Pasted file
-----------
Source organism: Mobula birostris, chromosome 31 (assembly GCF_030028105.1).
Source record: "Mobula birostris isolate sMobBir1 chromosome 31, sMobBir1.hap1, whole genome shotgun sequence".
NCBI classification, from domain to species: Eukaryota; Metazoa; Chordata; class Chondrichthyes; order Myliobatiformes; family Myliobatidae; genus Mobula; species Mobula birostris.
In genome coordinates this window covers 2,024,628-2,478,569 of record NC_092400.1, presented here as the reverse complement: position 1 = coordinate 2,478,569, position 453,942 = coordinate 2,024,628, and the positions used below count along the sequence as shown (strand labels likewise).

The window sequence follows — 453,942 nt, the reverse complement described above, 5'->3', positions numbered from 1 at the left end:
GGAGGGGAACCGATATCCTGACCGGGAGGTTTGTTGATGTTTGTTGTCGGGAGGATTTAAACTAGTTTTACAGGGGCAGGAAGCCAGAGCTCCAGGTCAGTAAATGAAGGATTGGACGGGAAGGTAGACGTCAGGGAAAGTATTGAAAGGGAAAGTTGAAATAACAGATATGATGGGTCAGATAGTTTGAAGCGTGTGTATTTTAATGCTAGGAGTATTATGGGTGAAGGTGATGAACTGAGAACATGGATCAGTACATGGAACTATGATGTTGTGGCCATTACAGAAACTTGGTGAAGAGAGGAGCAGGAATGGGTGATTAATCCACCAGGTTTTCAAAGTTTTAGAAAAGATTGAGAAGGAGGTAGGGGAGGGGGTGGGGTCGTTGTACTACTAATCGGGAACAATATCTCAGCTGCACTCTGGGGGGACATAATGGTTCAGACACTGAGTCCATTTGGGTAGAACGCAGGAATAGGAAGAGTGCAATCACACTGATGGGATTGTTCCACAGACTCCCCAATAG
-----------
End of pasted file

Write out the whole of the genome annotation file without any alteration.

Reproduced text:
Source organism: Mobula birostris, chromosome 31 (assembly GCF_030028105.1).
Source record: "Mobula birostris isolate sMobBir1 chromosome 31, sMobBir1.hap1, whole genome shotgun sequence".
NCBI classification, from domain to species: Eukaryota; Metazoa; Chordata; class Chondrichthyes; order Myliobatiformes; family Myliobatidae; genus Mobula; species Mobula birostris.
In genome coordinates this window covers 2,024,628-2,478,569 of record NC_092400.1, presented here as the reverse complement: position 1 = coordinate 2,478,569, position 453,942 = coordinate 2,024,628, and the positions used below count along the sequence as shown (strand labels likewise).

The window sequence follows — 453,942 nt, the reverse complement described above, 5'->3', positions numbered from 1 at the left end:
GGAGGGGAACCGATATCCTGACCGGGAGGTTTGTTGATGTTTGTTGTCGGGAGGATTTAAACTAGTTTTACAGGGGCAGGAAGCCAGAGCTCCAGGTCAGTAAATGAAGGATTGGACGGGAAGGTAGACGTCAGGGAAAGTATTGAAAGGGAAAGTTGAAATAACAGATATGATGGGTCAGATAGTTTGAAGCGTGTGTATTTTAATGCTAGGAGTATTATGGGTGAAGGTGATGAACTGAGAACATGGATCAGTACATGGAACTATGATGTTGTGGCCATTACAGAAACTTGGTGAAGAGAGGAGCAGGAATGGGTGATTAATCCACCAGGTTTTCAAAGTTTTAGAAAAGATTGAGAAGGAGGTAGGGGAGGGGGTGGGGTCGTTGTACTACTAATCGGGAACAATATCTCAGCTGCACTCTGGGGGGACATAATGGTTCAGACACTGAGTCCATTTGGGTAGAACGCAGGAATAGGAAGAGTGCAATCACACTGATGGGATTGTTCCACAGACTCCCCAATAG